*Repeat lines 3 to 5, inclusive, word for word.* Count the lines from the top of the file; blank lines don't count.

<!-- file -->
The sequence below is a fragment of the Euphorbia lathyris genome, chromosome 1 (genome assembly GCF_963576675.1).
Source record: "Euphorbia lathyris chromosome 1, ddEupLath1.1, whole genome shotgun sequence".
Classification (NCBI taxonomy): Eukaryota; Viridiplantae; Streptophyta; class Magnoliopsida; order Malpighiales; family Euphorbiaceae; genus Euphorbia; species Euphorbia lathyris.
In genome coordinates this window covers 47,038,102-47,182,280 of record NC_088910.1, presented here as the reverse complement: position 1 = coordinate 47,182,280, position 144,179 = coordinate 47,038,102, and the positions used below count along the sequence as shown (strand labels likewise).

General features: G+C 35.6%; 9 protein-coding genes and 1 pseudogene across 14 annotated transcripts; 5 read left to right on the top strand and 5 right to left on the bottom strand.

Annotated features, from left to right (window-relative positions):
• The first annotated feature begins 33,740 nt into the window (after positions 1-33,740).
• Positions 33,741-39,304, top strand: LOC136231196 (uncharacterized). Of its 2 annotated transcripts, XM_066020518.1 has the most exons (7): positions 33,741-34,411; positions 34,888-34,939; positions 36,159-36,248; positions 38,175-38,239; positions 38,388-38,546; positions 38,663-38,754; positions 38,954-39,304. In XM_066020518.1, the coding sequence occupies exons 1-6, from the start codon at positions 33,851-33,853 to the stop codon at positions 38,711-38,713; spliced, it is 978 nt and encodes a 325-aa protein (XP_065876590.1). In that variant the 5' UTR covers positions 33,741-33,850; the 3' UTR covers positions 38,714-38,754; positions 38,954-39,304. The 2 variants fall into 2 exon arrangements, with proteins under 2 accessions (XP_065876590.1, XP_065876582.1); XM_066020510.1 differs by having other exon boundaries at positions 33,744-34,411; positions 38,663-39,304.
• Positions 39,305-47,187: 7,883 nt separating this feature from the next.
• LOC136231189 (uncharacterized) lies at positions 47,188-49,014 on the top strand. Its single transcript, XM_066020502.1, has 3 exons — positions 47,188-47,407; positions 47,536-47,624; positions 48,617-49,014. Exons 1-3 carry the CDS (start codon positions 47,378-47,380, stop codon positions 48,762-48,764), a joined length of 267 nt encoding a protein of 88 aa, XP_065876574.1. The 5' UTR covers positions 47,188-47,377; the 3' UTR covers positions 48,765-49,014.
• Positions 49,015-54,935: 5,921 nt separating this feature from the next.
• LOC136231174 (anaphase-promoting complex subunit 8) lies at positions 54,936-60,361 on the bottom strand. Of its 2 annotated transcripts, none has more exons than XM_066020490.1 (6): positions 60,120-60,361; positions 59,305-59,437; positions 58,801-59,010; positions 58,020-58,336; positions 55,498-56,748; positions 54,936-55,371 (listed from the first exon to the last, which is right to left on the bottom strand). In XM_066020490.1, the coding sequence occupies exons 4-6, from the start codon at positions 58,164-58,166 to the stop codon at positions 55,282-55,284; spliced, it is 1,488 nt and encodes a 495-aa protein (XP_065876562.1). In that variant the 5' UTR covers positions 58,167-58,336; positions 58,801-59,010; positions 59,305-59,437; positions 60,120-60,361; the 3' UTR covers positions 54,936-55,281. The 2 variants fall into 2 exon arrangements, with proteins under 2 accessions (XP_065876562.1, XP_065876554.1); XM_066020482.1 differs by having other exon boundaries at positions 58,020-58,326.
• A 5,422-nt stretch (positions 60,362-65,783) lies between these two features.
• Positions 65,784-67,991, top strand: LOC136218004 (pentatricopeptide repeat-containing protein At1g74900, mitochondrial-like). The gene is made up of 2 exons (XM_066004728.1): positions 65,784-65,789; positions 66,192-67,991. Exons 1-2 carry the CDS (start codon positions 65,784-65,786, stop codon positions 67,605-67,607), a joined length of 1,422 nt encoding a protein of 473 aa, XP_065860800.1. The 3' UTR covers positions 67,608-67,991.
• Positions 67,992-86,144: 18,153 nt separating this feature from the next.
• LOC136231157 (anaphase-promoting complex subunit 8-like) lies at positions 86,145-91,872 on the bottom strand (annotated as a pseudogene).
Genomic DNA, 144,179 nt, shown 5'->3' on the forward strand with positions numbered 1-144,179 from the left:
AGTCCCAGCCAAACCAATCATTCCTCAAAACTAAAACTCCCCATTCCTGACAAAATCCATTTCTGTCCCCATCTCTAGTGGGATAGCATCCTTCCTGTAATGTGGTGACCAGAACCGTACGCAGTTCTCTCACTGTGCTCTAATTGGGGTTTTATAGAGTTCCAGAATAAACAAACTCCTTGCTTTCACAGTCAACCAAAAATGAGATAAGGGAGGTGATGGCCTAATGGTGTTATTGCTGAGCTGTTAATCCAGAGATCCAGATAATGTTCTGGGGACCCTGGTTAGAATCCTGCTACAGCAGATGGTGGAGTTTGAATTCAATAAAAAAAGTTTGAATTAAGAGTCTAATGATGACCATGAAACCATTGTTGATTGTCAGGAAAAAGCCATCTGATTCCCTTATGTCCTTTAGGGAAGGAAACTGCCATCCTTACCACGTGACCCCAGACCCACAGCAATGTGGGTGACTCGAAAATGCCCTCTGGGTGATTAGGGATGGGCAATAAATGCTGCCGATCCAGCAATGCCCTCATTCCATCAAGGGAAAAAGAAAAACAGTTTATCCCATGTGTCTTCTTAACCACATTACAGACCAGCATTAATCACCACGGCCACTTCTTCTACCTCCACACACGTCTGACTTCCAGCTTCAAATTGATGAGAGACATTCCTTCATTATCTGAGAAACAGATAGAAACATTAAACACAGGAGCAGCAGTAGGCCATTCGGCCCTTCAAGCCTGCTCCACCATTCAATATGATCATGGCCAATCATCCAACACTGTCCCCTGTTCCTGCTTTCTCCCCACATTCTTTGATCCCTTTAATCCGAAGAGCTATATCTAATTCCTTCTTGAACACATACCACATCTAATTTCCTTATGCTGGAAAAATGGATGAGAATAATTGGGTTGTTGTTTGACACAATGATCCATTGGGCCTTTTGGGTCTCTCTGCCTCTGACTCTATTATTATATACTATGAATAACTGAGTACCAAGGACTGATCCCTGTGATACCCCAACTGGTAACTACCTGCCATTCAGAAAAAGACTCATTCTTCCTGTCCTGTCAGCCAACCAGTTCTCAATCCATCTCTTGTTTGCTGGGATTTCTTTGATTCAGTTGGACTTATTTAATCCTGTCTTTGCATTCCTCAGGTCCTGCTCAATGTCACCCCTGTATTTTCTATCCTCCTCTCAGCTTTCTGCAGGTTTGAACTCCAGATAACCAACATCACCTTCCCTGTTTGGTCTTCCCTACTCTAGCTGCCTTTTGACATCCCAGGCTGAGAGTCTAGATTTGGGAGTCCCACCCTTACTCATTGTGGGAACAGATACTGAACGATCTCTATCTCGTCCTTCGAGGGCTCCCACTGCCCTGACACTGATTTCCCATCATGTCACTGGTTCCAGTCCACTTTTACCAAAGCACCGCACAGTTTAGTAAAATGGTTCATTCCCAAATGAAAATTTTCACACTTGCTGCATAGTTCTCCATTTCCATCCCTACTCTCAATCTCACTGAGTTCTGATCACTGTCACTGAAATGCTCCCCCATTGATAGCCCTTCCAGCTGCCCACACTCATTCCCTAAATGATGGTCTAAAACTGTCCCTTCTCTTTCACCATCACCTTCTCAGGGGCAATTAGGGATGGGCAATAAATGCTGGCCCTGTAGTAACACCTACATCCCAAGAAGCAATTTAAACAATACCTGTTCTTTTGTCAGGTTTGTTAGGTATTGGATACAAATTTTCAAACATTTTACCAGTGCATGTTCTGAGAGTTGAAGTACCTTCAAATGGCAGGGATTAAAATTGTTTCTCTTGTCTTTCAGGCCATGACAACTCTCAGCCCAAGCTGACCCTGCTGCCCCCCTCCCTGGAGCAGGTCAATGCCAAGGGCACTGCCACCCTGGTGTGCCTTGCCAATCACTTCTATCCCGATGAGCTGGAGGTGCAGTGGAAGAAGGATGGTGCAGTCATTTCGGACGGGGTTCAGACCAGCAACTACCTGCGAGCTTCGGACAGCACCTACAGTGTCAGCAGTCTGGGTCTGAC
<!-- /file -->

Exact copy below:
Classification (NCBI taxonomy): Eukaryota; Viridiplantae; Streptophyta; class Magnoliopsida; order Malpighiales; family Euphorbiaceae; genus Euphorbia; species Euphorbia lathyris.
In genome coordinates this window covers 47,038,102-47,182,280 of record NC_088910.1, presented here as the reverse complement: position 1 = coordinate 47,182,280, position 144,179 = coordinate 47,038,102, and the positions used below count along the sequence as shown (strand labels likewise).

General features: G+C 35.6%; 9 protein-coding genes and 1 pseudogene across 14 annotated transcripts; 5 read left to right on the top strand and 5 right to left on the bottom strand.